I wrote about DNA as a common design element, and I thought I should try and expand on it a bit. As I hope we all know, DNA codes for proteins. It does this using a triplet of bases called a codon. We are taught that there is a single genetic code – each triplet codes for the same amino acid (or for “stop”) in all organisms. But this (as with a lot of things we are taught) is wrong. There are actually a lot of variations on this code (e.g. look at the NCBI’s database). This is a problem for evolutionists. If an organism is using one genetic code, how can it change? It cannot one day have AGA code for argenine, and the next day change to be a “stop” codon. What about all those proteins that want an argenine where it says AGA? They all have to change at the same time!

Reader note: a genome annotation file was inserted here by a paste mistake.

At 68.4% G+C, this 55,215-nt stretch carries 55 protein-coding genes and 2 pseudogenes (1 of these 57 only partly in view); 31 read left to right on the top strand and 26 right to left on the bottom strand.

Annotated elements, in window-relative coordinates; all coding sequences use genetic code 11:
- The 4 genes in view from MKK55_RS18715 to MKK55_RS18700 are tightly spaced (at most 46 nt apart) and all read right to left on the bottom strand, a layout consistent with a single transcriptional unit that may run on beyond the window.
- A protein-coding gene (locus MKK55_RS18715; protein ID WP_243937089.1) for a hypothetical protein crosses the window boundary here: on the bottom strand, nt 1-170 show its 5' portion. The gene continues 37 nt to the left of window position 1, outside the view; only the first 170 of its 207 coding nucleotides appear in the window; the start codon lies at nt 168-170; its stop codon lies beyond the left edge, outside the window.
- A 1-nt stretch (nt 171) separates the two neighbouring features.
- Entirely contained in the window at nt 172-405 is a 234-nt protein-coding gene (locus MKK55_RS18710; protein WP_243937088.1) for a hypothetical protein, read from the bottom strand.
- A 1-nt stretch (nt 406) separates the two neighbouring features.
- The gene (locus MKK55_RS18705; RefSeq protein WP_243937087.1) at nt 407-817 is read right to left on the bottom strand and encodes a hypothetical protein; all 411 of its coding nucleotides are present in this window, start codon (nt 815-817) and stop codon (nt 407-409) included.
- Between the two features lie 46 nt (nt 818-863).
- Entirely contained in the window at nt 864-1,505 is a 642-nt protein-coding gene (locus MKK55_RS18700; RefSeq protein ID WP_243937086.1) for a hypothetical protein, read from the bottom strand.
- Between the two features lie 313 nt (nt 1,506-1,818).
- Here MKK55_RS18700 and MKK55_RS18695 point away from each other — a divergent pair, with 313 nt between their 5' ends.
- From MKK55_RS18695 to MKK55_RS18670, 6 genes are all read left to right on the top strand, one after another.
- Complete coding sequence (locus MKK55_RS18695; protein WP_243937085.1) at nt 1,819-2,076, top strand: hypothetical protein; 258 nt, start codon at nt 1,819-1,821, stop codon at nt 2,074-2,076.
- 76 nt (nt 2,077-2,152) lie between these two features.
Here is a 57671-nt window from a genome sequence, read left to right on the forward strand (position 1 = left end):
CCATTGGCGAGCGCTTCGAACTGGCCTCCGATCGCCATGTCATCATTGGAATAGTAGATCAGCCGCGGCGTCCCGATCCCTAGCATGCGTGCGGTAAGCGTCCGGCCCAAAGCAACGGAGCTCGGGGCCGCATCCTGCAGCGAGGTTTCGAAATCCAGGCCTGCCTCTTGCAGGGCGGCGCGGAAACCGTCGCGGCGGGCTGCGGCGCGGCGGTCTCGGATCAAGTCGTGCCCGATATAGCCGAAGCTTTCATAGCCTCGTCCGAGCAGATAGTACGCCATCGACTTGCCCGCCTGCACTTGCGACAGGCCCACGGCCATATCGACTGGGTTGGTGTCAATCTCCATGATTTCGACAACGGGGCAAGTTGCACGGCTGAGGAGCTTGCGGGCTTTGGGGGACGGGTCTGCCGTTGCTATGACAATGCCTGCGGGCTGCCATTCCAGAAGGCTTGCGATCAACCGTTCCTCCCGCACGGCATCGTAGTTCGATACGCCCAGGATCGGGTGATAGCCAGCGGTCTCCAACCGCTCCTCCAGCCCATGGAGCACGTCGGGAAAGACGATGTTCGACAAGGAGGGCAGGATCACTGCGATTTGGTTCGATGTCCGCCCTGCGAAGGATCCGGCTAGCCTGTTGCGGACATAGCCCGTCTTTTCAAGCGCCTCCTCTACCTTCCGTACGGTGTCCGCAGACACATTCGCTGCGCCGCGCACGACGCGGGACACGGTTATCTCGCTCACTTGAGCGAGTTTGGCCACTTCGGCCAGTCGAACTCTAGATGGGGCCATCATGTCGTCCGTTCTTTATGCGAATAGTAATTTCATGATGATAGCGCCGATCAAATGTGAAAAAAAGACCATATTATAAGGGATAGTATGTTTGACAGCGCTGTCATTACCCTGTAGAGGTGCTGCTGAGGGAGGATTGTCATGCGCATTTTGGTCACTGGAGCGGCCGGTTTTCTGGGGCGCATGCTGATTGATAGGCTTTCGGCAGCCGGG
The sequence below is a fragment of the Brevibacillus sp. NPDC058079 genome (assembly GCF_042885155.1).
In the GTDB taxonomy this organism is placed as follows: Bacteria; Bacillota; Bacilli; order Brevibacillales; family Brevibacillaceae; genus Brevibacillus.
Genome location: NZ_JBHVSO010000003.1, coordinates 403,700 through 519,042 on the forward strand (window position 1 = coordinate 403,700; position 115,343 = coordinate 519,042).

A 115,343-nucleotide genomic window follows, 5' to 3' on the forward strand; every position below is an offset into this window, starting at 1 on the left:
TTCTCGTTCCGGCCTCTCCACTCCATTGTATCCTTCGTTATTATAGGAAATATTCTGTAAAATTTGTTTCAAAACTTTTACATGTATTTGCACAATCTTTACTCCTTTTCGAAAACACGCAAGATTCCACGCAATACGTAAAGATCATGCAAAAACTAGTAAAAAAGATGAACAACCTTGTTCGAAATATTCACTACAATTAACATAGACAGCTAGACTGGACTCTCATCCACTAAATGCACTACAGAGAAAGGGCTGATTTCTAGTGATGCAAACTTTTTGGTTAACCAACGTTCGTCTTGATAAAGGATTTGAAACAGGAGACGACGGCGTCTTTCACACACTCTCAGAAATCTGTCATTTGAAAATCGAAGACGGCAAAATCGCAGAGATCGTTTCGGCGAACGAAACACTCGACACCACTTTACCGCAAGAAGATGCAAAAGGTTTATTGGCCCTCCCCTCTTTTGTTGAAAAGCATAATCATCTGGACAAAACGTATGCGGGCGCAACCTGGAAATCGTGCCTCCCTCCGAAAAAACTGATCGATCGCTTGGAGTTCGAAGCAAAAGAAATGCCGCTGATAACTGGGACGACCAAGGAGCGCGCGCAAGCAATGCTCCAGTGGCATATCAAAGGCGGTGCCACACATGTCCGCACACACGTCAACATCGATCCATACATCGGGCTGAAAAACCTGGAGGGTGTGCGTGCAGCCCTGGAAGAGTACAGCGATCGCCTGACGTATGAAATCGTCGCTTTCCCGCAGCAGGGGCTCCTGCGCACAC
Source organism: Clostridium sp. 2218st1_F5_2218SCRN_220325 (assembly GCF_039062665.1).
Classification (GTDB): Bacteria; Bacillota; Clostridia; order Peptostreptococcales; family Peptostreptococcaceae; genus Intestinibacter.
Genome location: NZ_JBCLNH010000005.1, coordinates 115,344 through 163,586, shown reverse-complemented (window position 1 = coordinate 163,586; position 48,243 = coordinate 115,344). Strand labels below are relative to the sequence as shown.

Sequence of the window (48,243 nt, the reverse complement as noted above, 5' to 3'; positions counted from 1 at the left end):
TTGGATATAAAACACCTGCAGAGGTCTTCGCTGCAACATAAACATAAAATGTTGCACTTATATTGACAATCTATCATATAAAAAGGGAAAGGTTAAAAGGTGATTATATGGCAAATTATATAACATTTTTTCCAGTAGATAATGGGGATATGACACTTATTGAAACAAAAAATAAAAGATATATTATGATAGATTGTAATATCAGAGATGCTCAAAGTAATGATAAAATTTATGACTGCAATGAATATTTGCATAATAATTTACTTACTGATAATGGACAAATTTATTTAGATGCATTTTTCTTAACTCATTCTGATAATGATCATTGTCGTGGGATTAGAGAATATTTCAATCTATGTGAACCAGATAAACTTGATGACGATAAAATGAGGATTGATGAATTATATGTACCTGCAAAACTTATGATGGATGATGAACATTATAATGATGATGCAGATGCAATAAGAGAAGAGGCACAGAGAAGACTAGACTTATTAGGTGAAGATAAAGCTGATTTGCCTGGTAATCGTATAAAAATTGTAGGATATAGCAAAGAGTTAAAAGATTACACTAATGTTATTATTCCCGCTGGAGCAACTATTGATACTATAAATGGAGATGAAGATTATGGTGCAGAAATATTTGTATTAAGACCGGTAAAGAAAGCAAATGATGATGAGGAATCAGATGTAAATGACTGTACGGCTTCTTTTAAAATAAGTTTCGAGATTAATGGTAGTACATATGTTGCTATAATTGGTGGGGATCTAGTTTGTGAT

Even worse for materialists, both codes occur in the same organism – this is the difference between human nuclear DNA and mitochondrial DNA. No doubt some story can be concocted to explain how this could have happened, but common design provides a simpler explanation. We can understand that a designer might want to have slightly different code for different parts of an organism (to stop the two interfering), or that different codes are optimal in different species. We see that common design is the better explanation.